I would like to provide a brief overview of my research program for the past decade or so. Although I began as a field researcher with the “mere” goal of understanding the languages I was working on in Brazil, the USA, and Mexico – along with their implications for Chomsky’s theoretical linguistics – I eventually reached a point in 2005 where it seemed to me that the data I was finally beginning to understand in the monolingual field situation of the Pirahas, where neither of us spoke the other’s language, until I finally learned to speak theirs, simply could not be made to “fit” the idea known as Universal Grammar. For this reason, in 2005, I published my paper “Cultural Constraints on Grammar and Cognition in Piraha: Another Look at the Design Features of Human Language,” in the journalCurrent Anthropology. This was met by both positive and negative comments, as is to be expected with any original research. After interacting with and learning from many of my critics and supporters, I decided that I should develop in more detail the conceptual foundations of my ideas. Therefore, I wrote the book, Don’t Sleep, There are Snakes in 2008. After that book appeared, I realized that I needed to further develop my model of language, in particular making the case that language is not innate.
That resulted in Language: The Cultural Tool in 2012. Looking around, I couldn’t see a textbook on field methods that taught young linguists how to do the kind of culture-language research that I considered essential, so I co-authored (with Jeanette Sakel), Linguistic Fieldwork: A Student Guide, also in 2012. Next there was a gap in the literature on what culture was. So I wrote Dark Matter of the Mind: The Culturally Articulated Unconscious, in 2016, in order to remedy this with a book that proposed a new theory of the connections between cognitive science, linguistics, and culture. After this, I realized that I needed to show how language and culture got to have the relationship that they have in the history of human evolution. So I wrote How Language Began: The Story of Humanity’s Greatest Invention, W.W. Norton, 2017. And now, just when I thought I might have everything behind me and be able to move on to a pet project on the evolution of cognition, I recognized another gap, a philosophy of language to undergird my theory of cognitive science, linguistics, and culture. Therefore, I am currently working on Peircean Linguistics: A Chapter in the History of Empiricist Thought (not coincidentally, this is similar to a 1966 book by Chomsky, Cartesian Linguistics: A Chapter in the History of Rationalist Thought – I believe that Descartes’ philosophy never really panned out well for linguistics and that C.S. Peirce’s semiotics and pragmatism provide a much better foundation for linguistics as I conceive of it).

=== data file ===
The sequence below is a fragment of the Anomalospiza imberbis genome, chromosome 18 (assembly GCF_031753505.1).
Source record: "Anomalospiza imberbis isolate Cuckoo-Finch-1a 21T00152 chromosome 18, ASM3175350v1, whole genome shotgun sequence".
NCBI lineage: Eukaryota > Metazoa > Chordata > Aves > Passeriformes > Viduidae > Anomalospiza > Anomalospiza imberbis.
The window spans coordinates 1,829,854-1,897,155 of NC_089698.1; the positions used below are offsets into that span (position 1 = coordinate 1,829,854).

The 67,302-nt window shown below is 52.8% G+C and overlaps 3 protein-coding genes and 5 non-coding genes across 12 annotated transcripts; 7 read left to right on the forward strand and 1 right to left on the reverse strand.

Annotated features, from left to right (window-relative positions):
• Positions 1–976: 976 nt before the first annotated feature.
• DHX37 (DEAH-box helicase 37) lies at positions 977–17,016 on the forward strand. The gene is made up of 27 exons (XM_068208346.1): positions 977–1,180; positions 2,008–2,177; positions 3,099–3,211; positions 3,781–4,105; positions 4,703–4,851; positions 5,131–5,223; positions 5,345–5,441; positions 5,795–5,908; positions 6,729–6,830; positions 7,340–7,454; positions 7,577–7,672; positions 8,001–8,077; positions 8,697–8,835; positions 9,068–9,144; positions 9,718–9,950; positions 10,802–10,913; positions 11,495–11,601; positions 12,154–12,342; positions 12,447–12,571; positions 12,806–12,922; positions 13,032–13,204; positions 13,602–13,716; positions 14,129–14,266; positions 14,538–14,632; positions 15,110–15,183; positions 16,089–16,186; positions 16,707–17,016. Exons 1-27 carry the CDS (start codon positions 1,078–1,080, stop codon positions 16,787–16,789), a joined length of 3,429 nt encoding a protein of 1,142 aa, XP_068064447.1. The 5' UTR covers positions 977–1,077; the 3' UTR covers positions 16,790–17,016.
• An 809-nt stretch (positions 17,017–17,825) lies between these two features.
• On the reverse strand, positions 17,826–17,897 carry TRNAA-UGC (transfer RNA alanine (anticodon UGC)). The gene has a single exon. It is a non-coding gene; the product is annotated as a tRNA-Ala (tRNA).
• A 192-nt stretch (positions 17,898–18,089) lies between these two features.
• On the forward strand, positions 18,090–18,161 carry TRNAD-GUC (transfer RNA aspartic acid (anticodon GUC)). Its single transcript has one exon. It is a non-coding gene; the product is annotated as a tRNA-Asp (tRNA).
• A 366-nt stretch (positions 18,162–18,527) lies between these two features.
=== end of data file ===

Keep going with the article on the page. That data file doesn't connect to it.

Over the years I have had grants totaling more than three million dollars for Amazonian research, from the European Commission, Brazil, the Arts and Humanities Research Council and Economics and Social Research Council of Great Britain, the National Endowment for the Humanities, and the National Science Foundation, among others. I am currently between grants.My research these days is focused mainly on language and culture. I spend most of my time analyzing the large amounts of data I have already collected over the years and writing books.
A Língua Pirahã e a Teoria da Sintaxe
(also a UNICAMP PhD dissertation) – You can also download this from the link given. (Both a theoretical and a descriptive work, in different parts.)
Wari’: The Pacaas Novos Language of Western Brazil
(written with Barbara Kern)
Why There Are No Clitics was written when I was a formal linguist. Nevertheless, I think that the basic thesis is right – clitics, pronouns, and affixes may be treated as allomorphs.
Don’t Sleep, There Are Snakes: Life and Language in the Amazon Jungle, based on my thirty years of living and contact with these wonderful folks, was published by Pantheon Books. It was published simultaneously by Profile Books in the United Kingdom. It has also been published in Germany by Random House DVA and in France by Flammarion. It also out now in Mandarin, Japanese, and Korean. The book is illustrated with the photography of Martin Schoeller.
A handy beginner’s guide, Linguistic Fieldwork: A Student Guide introduces the various stages of linguistic fieldwork, from the preparation of the work to the presentation of the results. Drawing on over forty years of fieldwork experience between them, in over two dozen languages, the authors pack the book with examples and anecdotes from their experiences and include practical exercises for students to test what they have learned. Independent of any particular perspective, the methods can be applied to a wide range of fieldwork settings, for projects with very different theoretical backgrounds and without the need to travel too far
The Gospel of Mark in Pirahã (Báako kasí)
(My translation. Published in Brazil, 1982) (Why mention Bible translation on the research page? Because translation is research, regardless of the content being translated, and is one of the best tests of one’s knowledge of the grammar, semantics, and pragmatics of a language.) The audio version of my translation of the Gospel of Mark in Piraha is available on the web from Gospel Recordings.